Saving Puget Sound: A Conservation Strategy for the 21st Century

Chapter 10. Land Use: Growth Management and Beyond

doi: https://doi.org/10.47886/9781888569834.ch10

Land use regulations are “the most fundamental and pervasive environmental laws of all.” [Settle and Gavigan 1993:875]

Washington’s Growth Management Act (GMA) is the “integrating framework” for all its other land-use laws, in the words of the state legislature (Legislative finding, 1995 code 347, section 1). Because land use is so fundamental to how ecosystems function, this makes the GMA the single most important law for conservation in the Puget Sound region. Compared to the land-use laws that came before it or that still apply in most of the rest of the country, the GMA provides an invaluable foundation for conservation. It is the primary reason the region has decreased its per capita consumption of land and increased protections for important fish and wildlife habitats since the early 1990s. But as a foundation for conserving the state’s major ecosystems, it is still fundamentally flawed.

The GMA divides the landscape into categories of urban, rural, farming, forestry, or mining areas based almost entirely on human uses of the land. It actually refers to “ecosystems” only once, in its definition of “critical areas,” which it generally treats at the small scale of wetlands, shellfish beds, stream reaches, and the like. The GMA mandates regulation of development to protect the ecological functions of critical areas using “best available science.” But it also mandates the accommodation of growth, without acknowledging that the best available science is clear that these mandates cannot be accomplished together—at least if protecting functions and values is interpreted to mean “no net loss,” as state agencies have articulated the standard. Furthermore, the GMA does not require that planning for land uses be connected to the water needed to support them. Disconnecting land and water uses and relying on the fiction that all ecological functions can be protected as growth continues avoids the hardest land and water management choices that a regional conservation strategy must make to succeed over the long term. These are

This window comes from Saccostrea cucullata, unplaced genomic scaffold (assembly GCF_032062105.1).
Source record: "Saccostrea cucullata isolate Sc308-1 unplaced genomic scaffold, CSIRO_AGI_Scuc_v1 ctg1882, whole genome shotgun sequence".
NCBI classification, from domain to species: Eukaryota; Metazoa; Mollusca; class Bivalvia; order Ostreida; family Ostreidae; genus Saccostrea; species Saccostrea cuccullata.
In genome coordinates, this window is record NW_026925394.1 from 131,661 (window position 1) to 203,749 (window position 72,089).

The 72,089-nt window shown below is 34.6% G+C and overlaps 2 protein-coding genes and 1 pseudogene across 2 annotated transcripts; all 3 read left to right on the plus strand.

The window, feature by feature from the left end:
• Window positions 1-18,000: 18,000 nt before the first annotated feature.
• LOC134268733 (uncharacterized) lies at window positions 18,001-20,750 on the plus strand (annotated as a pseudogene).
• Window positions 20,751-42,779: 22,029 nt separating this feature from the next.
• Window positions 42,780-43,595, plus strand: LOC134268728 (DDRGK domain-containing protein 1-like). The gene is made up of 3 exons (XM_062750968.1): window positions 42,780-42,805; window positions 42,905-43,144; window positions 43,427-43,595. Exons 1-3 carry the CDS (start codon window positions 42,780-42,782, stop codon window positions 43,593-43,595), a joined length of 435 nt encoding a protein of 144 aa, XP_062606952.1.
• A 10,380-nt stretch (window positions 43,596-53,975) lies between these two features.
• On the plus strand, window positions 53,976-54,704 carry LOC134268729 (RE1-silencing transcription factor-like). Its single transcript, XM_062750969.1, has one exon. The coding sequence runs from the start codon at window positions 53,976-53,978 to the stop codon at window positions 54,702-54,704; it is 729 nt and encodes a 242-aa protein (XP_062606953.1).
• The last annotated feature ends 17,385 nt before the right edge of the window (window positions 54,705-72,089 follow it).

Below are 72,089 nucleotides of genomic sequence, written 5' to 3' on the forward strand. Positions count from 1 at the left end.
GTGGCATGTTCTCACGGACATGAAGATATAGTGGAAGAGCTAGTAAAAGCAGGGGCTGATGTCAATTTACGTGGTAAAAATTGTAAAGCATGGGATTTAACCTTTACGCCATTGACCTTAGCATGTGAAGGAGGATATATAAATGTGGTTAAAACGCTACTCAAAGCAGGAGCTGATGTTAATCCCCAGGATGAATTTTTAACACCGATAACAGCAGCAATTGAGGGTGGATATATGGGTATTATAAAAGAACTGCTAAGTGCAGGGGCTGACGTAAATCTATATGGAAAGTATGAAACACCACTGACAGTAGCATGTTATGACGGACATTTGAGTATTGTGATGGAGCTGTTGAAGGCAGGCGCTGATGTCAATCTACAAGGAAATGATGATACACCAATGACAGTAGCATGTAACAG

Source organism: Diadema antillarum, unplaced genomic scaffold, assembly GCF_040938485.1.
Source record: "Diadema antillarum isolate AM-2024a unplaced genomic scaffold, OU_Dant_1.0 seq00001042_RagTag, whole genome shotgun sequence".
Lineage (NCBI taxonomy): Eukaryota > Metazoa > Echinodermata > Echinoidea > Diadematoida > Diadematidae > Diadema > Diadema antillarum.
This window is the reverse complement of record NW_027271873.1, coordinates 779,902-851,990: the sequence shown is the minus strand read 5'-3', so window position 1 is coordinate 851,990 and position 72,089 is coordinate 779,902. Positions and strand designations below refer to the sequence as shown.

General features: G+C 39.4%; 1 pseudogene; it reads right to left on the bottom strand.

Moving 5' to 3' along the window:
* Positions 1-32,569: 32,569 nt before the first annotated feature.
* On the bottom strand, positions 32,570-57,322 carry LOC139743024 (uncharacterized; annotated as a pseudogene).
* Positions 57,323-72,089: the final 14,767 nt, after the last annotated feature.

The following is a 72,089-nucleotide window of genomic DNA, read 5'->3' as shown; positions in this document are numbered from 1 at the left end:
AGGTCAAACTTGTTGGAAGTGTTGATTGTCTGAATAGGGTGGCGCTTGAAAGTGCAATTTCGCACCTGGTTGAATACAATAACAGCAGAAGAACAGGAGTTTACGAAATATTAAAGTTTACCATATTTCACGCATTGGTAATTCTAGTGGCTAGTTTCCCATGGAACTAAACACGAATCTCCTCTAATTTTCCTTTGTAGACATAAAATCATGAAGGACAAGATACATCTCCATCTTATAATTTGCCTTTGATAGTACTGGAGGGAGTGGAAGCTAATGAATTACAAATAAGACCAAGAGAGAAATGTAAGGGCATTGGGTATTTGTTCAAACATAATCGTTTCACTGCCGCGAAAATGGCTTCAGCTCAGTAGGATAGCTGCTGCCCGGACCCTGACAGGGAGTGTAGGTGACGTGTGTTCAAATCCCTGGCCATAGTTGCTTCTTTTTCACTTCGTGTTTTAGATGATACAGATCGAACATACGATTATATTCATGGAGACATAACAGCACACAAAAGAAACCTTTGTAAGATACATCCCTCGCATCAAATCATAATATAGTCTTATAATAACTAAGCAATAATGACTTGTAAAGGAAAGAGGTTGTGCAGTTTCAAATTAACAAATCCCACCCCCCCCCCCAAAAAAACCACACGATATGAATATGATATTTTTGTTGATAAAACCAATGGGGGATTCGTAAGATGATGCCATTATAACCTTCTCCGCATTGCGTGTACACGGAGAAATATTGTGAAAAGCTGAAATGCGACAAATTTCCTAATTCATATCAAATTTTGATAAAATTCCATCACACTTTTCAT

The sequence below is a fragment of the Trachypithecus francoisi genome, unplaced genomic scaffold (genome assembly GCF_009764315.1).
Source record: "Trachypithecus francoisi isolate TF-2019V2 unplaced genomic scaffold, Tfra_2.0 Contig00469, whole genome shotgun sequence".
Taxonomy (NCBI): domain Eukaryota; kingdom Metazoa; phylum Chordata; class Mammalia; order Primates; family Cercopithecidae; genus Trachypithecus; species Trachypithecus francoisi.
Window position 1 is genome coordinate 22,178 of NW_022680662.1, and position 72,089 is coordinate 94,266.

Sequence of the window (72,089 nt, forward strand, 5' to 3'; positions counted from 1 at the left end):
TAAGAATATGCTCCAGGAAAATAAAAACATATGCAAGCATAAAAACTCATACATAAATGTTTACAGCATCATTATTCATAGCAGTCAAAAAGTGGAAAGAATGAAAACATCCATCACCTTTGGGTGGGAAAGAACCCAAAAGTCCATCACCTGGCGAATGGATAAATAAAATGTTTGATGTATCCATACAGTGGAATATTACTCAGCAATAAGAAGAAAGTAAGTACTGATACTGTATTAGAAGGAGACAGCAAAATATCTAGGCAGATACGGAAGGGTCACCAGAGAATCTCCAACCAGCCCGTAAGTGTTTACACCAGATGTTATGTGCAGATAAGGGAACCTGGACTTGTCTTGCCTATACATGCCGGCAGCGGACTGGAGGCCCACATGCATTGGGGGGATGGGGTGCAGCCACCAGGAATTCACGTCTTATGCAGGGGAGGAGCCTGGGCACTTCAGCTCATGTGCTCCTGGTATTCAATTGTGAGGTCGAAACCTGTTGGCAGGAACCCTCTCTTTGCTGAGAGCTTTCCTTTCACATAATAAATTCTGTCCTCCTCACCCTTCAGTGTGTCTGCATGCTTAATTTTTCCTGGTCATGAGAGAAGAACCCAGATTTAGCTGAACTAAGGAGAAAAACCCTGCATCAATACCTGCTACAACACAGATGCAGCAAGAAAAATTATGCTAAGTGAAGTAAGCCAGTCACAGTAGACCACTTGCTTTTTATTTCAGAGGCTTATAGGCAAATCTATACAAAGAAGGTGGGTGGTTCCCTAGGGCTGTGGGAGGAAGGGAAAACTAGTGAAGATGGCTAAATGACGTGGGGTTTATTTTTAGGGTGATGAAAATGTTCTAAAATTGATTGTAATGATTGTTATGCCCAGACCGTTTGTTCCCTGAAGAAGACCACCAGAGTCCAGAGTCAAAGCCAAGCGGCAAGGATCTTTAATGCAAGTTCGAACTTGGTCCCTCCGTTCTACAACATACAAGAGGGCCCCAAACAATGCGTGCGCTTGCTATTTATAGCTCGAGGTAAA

• Where should new human land uses and water withdrawals be avoided or strictly limited to protect the most important characteristics of regional ecosystems?
• Where should environmental losses be allowed because of growth?
• Where should restoration be targeted to mitigate for these losses?
• To what degree should that restoration restrict or eliminate existing human land uses?
• How should owners of land and water rights be compensated for limits on both new and existing uses?